• BOJ Move Backfires as 0.001% Deposits Lure Cash of Fund Managers. It’s a strange world when bank accounts earning almost no interest are one of the most attractive investments around. Despite the Bank of Japan’s efforts to spur risk-taking with negative rates, cash is flowing out of funds targeting bills and commercial paper in favor of 0.001 percent savings plans, according to Deutsche Bank AG and Monex Group Inc. Eleven money-market funds stopped accepting new investment in February as banker association data showed deposits climbed almost 6 percent.
  • Singapore Developers Post Lowest New Home Sales in 14 Months. Singapore developers sold the lowest number of new homes in 14 months, as mortgage curbs cooled demand in Asia’s second-most expensive housing market. Developers sold 301 units in February, down 7 percent from the revised 323 units in January, according to data released Tuesday by the Urban Redevelopment Authority. While annual sales rose just under 2 percent to 7,440 units in 2015, it’s still half the clip recorded in 2013. Singapore home prices have dropped for nine quarters, the longest losing streak in 17 years, as property curbs cooled demand. An index tracking private residential prices fell 0.5 percent in the three months ended Dec. 31 from the previous quarter, according to data from the Urban Redevelopment Authority. That took the annual decline in prices to 3.7 percent, almost matching the 4 percent drop in 2014, which was the first year-on-year slide since 2008.
  • Emerging Currencies Drop Led by Rand as Fed Rate Wagers Increase. Emerging-market currencies weakened for a second day and stocks fell from this year’s high as slumping commodity prices weighed on assets of exporters and increasing wagers that the Federal Reserve will raise U.S. interest rates as soon as the next quarter damped demand for risk. The rand slid 2.5 percent, leading declines among 24 peers, as police said South Africa’s finance minister failed to meet a deadline to answer questions in a probe into the national tax agency. The ruble and Brazilian real fell as Brent crude traded below $40 a barrel. The offshore yuan weakened after China’s central bank cut its daily reference rate by the most since January. Persian Gulf shares capped the longest stretch of losses in two months. Egyptian stocks extended gains after the biggest currency devaluation since 2003.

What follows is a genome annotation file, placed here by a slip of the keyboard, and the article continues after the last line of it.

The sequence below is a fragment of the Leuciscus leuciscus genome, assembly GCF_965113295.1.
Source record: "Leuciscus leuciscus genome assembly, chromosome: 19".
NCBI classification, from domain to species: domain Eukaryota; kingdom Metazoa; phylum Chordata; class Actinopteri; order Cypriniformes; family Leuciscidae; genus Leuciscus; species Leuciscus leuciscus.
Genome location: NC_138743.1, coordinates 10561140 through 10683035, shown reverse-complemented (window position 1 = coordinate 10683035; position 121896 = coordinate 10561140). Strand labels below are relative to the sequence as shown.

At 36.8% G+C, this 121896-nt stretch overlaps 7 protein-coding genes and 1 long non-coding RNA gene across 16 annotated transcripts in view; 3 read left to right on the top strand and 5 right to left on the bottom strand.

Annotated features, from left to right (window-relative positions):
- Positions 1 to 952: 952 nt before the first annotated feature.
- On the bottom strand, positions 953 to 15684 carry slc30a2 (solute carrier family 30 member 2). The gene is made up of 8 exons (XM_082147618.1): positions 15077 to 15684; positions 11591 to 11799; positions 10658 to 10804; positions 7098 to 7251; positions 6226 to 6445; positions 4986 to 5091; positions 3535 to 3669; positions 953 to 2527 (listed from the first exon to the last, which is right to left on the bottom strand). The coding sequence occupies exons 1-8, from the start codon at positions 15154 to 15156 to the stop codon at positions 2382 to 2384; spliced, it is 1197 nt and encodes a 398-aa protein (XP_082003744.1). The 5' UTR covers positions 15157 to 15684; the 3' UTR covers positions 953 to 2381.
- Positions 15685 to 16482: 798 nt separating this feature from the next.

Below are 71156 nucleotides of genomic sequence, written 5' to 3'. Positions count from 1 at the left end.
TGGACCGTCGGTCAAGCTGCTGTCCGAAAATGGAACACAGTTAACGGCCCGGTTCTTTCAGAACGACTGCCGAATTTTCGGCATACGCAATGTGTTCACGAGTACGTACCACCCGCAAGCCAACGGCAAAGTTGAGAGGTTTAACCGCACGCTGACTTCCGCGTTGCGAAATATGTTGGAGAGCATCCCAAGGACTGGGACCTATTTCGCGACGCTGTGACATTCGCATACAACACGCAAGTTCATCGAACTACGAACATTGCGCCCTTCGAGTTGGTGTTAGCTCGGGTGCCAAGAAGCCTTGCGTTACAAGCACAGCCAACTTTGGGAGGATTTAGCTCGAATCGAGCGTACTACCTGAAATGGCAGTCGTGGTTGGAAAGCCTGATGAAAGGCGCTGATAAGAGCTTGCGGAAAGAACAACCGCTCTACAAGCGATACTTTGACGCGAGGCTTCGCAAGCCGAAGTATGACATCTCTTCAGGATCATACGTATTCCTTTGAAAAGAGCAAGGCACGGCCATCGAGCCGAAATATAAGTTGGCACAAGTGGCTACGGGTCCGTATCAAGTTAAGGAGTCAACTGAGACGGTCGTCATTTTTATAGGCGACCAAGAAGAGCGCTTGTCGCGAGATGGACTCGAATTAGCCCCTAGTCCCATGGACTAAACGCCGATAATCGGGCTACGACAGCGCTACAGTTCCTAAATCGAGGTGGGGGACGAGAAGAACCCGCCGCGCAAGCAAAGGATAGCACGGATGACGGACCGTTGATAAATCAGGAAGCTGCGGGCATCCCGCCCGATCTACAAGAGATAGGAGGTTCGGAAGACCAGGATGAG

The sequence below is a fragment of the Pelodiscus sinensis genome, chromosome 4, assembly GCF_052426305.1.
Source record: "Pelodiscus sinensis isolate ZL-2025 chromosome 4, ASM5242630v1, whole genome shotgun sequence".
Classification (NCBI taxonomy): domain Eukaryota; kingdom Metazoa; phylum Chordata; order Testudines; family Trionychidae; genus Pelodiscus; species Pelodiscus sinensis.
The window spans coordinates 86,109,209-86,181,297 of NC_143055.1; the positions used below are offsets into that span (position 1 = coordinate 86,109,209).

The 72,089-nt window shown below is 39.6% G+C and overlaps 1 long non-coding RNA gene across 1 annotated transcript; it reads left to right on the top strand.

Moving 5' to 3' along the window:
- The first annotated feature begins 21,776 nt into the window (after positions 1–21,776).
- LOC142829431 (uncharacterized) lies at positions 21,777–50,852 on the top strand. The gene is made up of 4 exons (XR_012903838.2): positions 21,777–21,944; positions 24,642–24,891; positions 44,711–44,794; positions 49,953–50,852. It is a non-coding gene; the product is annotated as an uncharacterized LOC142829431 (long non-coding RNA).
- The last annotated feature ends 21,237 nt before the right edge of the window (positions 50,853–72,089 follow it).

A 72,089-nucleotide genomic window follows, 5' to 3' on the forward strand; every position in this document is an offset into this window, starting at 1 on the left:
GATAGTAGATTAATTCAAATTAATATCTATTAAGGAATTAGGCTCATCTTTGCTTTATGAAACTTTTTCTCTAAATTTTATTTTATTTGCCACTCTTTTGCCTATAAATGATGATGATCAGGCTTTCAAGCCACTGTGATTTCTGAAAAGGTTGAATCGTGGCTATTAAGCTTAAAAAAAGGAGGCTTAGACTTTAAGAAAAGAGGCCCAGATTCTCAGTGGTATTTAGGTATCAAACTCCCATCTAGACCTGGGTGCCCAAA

• Global Stocks Drop, Yen Jumps as Commodity Prices Slide 2nd Day. (video) Global stocks dropped and emerging markets weakened as the biggest two-day slide for commodity prices in a month reminded investors of the financial-market turmoil that marked the start of this year. The Stoxx Europe 600 Index dropped 1.1 percent with commodity producers posting the biggest drop of the index’s 19 industry groups. Antofagasta Plc fell 4.5 percent after abandoning its dividend and saying annual profit slumped 99 percent. Among energy-related companies, Tullow Oil Plc and Seadrill Ltd. lost more than 9.7 percent.
  • Loans get scarcer for developers trying to finish projects. Lenders are getting stingier when it comes to funding risky U.S. real estate developments, putting pressure on landlords in need of fresh funding to keep their projects afloat. Banks are proceeding with caution as the specter of slowing economic growth rattles financial markets and shakes investor confidence in a six-year recovery that's helped lift property values to records. Lenders are going to be more selective and discriminating as the year progresses, said Mark Myers, the head of the commercial real estate business at Wells Fargo & Co., the largest U.S. commercial-property lender.